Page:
Biologist With A Twist: Dr. Carin Bondar

Only the coolest scientists hang out in Nerd Corner! This Week: Dr. Cassandra Extavour of Harvard…


Posted on December 27th, by Carin in Nerd Corner. No Comments

Dr. Cassandra Extavour is a Geneticist at Harvard University

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CB: What are your research interests in a nutshell?

CE: I’m a developmental biologist, and my interest is in the evolution of developmental mechanisms – especially the mechanisms that control early embryonic development.  I’m most interested in the fate of the germ cells, the cells that ultimately make eggs and sperm.  In my lab we study the evolution of the genes that control the ‘decision’ of germ cells to become germ cells.

CB: It’s so interesting to think about evolution acting on the developmental process.  The whole field of evo-devo is fairly new is it not?

CE: Well the questions that it’s asking are very old – but the ways in which we’re able to address them now using the tools of molecular genetics represents a new approach.

CB: You’re at the forefront of the EVO-DEVO-ECO research, and you are launching the new EDEN network.  Can you tell us a little about this project?

CE: Sure! I was trained in Drosophila genetics, and Drosophila is a fantastic model organism for many reasons.  People have been working on this organism for over 100 years, so there are tools, methods and protocols that are well developed for use with Drosophila.  However, several organisms that we’re now interested in studying have perhaps never been looked at in a lab setting.  So the purpose of EDEN is to provide funding for researchers to develop techniques for use with less traditional organisms.  We hope to take the protocols that are developed with EDEN funding and have them publicly available, so that researchers don’t need to ‘reinvent the wheel’ when they want to try a molecular technique with a novel organism.

CB: What are some of the novel organisms that people are starting to look at in this way?

CE: Yes, these are known as ‘emerging model systems’.  In my lab we use crickets, milkweed bugs, lobsters, shrimp, spiders, mites, fleas…lots of different arthropods! In labs that have traditionally studied mammals like the common mouse, new species of mice are being investigated, as well as shrews, voles and possums.  In the plant world people are working on mosses, ferns and many types of algae.

Photo of Limulus by Cassandra Extavour

CB: You took a trip to Panama last year, was this trip for collecting some of these critters?

CE: That trip was actually for an invertebrate biology class I teach.  The best way for students to appreciate invertebrate diversity is to see it!  The tropical ocean represents some of the most biodiverse habitat for invertebrates, so we take our students to Panama for a week for them to see the organisms in their natural habitats.

CB: There must be a large waiting list for this class!

CB: Can you tell us about one of your most recent publications?

3D reconstruction of Parhyale hawaiensis germ cells at the germ band stage of embryogenesis, before the split between germ cells of the left and right gonad. Pink = Vasa protein; blue = nuclei. (photo by Cassandra Extavour)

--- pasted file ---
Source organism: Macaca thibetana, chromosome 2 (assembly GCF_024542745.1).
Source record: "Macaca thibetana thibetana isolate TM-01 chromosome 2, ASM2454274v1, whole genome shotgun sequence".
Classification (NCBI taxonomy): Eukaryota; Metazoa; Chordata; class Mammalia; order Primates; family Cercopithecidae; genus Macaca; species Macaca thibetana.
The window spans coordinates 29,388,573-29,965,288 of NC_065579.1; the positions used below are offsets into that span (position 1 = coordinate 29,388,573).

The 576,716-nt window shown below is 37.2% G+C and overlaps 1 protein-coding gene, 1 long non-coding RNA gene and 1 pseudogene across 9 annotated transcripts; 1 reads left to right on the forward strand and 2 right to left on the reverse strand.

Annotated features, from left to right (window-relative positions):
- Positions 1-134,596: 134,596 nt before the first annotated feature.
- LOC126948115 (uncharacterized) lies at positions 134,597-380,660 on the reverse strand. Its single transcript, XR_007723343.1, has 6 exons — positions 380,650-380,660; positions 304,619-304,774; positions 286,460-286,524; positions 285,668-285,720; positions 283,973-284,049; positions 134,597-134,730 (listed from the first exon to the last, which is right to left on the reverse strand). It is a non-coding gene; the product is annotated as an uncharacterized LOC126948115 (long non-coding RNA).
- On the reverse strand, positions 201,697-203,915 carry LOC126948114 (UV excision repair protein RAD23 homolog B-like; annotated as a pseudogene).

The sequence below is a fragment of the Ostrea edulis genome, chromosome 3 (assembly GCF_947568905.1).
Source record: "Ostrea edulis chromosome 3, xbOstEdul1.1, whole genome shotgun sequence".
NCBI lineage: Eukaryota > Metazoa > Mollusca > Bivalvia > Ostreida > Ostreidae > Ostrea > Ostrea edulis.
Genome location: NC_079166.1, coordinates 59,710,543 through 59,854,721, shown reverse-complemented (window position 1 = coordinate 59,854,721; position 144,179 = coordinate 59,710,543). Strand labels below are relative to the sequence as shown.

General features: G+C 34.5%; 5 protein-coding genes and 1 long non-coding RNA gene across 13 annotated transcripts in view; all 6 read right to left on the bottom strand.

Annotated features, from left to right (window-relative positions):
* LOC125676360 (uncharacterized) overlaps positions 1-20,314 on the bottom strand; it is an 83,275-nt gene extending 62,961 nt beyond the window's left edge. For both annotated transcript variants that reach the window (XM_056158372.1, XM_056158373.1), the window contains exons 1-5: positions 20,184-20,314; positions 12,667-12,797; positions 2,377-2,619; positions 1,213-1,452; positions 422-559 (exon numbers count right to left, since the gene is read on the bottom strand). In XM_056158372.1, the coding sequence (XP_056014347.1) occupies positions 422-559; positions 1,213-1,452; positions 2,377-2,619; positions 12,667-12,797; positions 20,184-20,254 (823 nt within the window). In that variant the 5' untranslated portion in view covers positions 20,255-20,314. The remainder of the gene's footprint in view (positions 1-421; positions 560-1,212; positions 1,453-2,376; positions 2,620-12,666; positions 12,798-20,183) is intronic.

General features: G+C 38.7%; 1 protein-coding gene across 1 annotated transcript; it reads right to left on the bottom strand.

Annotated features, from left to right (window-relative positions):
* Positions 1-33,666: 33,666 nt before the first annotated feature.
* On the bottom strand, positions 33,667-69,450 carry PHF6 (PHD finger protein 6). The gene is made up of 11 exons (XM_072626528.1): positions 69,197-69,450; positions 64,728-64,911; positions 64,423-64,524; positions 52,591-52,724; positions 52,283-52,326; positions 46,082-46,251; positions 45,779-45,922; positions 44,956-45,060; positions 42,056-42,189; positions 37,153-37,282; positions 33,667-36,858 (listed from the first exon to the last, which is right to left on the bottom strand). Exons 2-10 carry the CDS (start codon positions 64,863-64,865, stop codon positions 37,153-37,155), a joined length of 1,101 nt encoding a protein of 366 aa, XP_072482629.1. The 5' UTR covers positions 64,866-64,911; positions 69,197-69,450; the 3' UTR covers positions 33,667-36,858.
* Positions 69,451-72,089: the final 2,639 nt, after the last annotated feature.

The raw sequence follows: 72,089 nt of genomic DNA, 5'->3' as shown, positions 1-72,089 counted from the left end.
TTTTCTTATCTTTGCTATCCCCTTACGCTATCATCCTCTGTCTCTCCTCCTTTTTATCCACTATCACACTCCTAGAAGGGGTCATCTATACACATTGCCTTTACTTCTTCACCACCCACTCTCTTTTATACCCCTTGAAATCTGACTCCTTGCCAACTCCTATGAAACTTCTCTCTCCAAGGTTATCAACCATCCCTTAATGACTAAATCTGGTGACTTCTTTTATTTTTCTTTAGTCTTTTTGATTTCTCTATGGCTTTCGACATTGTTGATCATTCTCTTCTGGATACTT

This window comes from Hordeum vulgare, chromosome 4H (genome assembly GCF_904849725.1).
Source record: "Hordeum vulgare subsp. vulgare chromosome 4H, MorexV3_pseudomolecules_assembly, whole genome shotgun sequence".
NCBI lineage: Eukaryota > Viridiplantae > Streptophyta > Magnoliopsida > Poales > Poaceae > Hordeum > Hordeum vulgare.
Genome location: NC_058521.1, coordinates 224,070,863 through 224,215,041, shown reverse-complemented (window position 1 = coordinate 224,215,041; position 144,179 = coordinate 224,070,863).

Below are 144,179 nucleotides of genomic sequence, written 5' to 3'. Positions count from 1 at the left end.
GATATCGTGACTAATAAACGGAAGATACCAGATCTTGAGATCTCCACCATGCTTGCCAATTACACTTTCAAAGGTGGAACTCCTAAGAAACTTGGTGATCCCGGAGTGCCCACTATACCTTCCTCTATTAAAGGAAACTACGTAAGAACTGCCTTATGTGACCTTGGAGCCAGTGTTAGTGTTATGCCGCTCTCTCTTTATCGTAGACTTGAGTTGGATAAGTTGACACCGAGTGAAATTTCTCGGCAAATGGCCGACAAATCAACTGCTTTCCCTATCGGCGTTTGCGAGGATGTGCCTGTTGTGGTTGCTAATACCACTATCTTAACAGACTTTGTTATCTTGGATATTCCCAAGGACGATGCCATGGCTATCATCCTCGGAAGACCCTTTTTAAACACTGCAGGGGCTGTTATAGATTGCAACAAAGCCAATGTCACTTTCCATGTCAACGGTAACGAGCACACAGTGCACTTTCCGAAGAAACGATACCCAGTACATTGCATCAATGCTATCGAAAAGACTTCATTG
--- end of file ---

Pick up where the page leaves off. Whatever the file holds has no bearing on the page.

CE: I have a book chapter coming out that I’m really excited about.  It’s in a book called ‘Key Transitions in Animal Evolution’.  My chapter was co-written with a student, and we make hypotheses about the evolution of the genetic control of germ cell formation.  We predict that key genes involved in the synthesis of germ cells may have evolved analagously in different organisms. We look forward to testing our hypotheses by examining the genome-encoded proteins of several organisms to find genes (and encoded proteins) that are analagous to the ‘OSCAR’ gene of Drosophila.

CB: So which organisms will you examine in this regard?

CE: It’s always nice to stay close to home…so we work with several arthropod species.

CB: What advice do you have for budding biologists?

CE: You need to find a subject that truly interests you! If you are a person who likes to ask their own questions, then biology is a great place for you.  Also, there are many ways to approach science – if you have a negative experience in one field or setting, that doesn’t mean that you don’t like science…you just need to find the area that suits you the most.  I changed fields between my PhD and my postdoc, so this advice rings true for me.  Be open to the idea that science takes many forms, and it’s important to find what niche works best for you.

CB: Do you have any non-biological talents?

CE: I’ve been an instrumentalist for most of my life, and for the past 10 years I’ve also been a singer.

CB: Do you ever perform?

CE: Yes, I have done several concerts in Boston since I’ve been here!

CB: IF you could have 3 guests for dinner, who would they be?

CE: Opera singer Joan Sutherland (who also changed her direction mid-career), Ernest Everest Just – a not so famous cell biologist – but one of the first black scientists to work at Woods Hole Marine Institute.  He worked there at a time when it was racially segregated, yet he was an extremely prolific and successful scientist.  Thirdly I would choose Malcolm X.

CB: A very ecclectic crowd!  What would be on the menu?

CE: These days I’m really into raw kale.  So I would definitely include a salad comprised of kale.  I’m also into pastry, and making things I’ve never made before…so I think I’d like to try making donuts.

CB: Kale and Donuts!  I love it!!!  Dr. Extavour, thanks so much for having a chat with me!

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Want to hear more about EDEN, Dr. Extavour’s upcoming book chapter and much more?

Download the PODCAST!

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